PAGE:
Tending the home orchard and berry patch takes the guesswork out of the fruit harvest, which makes plenty of sense for producing the staples. But once the domestic delights are in hand, you might embark on a wild adventure to supplement that bounty with some of the most incredibly flavorful fruits available – edible wild fruits.
In every region of the country, a bountiful, uncultivated buffet awaits those who like to explore their wild side. The trick is to know what fruits you’re looking for, and to take the time to find where they grow and when they are likely to ripen. If you’re new to picking outside the garden, contact your local extension office for information about the fruits that grow wild in your area and for tips on which look-a-likes might be poisonous. Always seek permission from the landowner if you want to hunt wild fruit on any property besides your own; maybe you could even give them a share of the pickings.
The black raspberry (Rubus occidentalis) found growing along hedgerows and lanes from the East Coast to the Dakotas is one of my favorites. Raspberry patches are easy to find since they don’t grow in the shaded parts of the woods; they are more out in the open, along paths and lanes on farms. And it doesn’t take long to pick enough for dessert, even when you’re popping every other one into your mouth.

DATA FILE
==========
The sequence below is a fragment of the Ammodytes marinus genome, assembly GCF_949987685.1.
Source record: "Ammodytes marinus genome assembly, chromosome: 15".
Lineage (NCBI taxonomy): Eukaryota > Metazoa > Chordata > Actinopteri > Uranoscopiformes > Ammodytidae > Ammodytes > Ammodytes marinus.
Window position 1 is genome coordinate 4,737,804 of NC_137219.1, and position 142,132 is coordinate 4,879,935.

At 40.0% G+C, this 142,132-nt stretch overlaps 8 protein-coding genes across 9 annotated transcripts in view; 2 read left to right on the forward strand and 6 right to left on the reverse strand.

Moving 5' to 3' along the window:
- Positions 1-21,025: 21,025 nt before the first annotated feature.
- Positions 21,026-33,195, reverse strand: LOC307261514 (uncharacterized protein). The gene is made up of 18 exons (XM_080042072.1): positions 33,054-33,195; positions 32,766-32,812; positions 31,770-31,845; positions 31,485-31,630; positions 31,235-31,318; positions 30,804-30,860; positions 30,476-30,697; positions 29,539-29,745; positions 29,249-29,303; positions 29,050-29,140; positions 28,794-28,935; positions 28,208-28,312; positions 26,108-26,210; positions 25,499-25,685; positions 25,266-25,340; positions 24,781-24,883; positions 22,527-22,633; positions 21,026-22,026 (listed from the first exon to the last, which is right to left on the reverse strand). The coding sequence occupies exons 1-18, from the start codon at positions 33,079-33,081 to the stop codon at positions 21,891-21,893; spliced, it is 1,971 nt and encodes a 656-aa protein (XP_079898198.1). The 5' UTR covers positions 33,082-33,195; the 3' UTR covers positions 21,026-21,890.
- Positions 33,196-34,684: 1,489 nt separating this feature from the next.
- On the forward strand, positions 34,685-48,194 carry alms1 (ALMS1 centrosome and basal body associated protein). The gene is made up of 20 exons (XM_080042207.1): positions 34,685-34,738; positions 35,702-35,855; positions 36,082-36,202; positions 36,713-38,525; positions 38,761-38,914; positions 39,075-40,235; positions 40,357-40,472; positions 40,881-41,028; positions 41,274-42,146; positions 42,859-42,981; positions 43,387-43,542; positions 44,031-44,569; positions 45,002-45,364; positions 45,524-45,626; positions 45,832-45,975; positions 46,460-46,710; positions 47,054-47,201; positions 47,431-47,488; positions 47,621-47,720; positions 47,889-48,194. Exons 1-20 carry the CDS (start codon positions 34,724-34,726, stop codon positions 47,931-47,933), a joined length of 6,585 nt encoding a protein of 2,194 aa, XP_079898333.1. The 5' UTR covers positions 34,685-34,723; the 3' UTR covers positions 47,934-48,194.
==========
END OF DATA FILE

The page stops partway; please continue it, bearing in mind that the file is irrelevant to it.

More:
The greatest challenge to harvesting these wild fruits is avoiding the thorns that line the curved, whiplike stalks. You might carefully reach in to pluck a group of berries only to be caught by the prickles on the way out. The second issue is being aware of poison ivy that often grows in the same area. As the saying goes, “leaves of three, let it be.” Always watch for the telltale description, and pick carefully – or avoid the area altogether if you’re allergic to this toxic plant.
When picking wild cane fruit, it’s wise to wear long pants, sturdy shoes and a long-sleeved shirt. And don’t forget to bring several small buckets. You don’t want to put so many berries in a single container that the bottom layer gets crushed.
Once at home, wash the berries carefully. Use immediately or freeze by placing the berries in single rows on a cookie sheet. When they’re frozen, put them in bags to store in the freezer.
Another favorite fruit of mine is the wild grape (Vitis spp.) because it’s tangy, easy to identify and simple to pick. The vines are often more than 3 inches thick at the base, and they cling tenaciously to the treetops.
Look for the tangled mess of vines at the tops of trees, and follow them down to more reasonable heights to harvest – or find the vines growing on pasture or woodland fences. By the end of August, clusters of dark-purple berries hang on the smaller vines along the edge of the woods. You might have to look behind leaves to find the berries, which is fine because birds are your top competitors.